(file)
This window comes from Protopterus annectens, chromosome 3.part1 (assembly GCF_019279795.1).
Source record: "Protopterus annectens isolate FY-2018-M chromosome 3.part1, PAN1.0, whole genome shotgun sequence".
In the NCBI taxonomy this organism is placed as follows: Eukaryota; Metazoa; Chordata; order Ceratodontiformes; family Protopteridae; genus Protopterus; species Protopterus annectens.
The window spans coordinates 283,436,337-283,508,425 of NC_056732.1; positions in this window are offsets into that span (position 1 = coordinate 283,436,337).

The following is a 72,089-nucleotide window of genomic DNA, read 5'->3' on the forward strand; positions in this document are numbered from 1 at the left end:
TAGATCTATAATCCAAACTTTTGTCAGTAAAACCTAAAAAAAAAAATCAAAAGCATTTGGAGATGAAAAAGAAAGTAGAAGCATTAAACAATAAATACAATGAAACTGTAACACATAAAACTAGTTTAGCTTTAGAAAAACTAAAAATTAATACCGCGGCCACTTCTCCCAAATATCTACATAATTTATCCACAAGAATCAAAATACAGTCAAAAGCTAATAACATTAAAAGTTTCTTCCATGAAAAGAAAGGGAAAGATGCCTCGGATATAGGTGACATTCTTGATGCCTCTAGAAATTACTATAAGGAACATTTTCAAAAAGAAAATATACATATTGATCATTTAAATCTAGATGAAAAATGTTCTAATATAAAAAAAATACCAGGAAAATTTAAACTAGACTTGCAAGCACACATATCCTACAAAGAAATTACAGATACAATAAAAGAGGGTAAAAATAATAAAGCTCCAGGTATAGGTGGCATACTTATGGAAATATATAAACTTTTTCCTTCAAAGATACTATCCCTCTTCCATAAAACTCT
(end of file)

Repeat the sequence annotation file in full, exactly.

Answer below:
This window comes from Protopterus annectens, chromosome 3.part1 (assembly GCF_019279795.1).
Source record: "Protopterus annectens isolate FY-2018-M chromosome 3.part1, PAN1.0, whole genome shotgun sequence".
In the NCBI taxonomy this organism is placed as follows: Eukaryota; Metazoa; Chordata; order Ceratodontiformes; family Protopteridae; genus Protopterus; species Protopterus annectens.
The window spans coordinates 283,436,337-283,508,425 of NC_056732.1; positions in this window are offsets into that span (position 1 = coordinate 283,436,337).

The following is a 72,089-nucleotide window of genomic DNA, read 5'->3' on the forward strand; positions in this document are numbered from 1 at the left end:
TAGATCTATAATCCAAACTTTTGTCAGTAAAACCTAAAAAAAAAAATCAAAAGCATTTGGAGATGAAAAAGAAAGTAGAAGCATTAAACAATAAATACAATGAAACTGTAACACATAAAACTAGTTTAGCTTTAGAAAAACTAAAAATTAATACCGCGGCCACTTCTCCCAAATATCTACATAATTTATCCACAAGAATCAAAATACAGTCAAAAGCTAATAACATTAAAAGTTTCTTCCATGAAAAGAAAGGGAAAGATGCCTCGGATATAGGTGACATTCTTGATGCCTCTAGAAATTACTATAAGGAACATTTTCAAAAAGAAAATATACATATTGATCATTTAAATCTAGATGAAAAATGTTCTAATATAAAAAAAATACCAGGAAAATTTAAACTAGACTTGCAAGCACACATATCCTACAAAGAAATTACAGATACAATAAAAGAGGGTAAAAATAATAAAGCTCCAGGTATAGGTGGCATACTTATGGAAATATATAAACTTTTTCCTTCAAAGATACTATCCCTCTTCCATAAAACTCT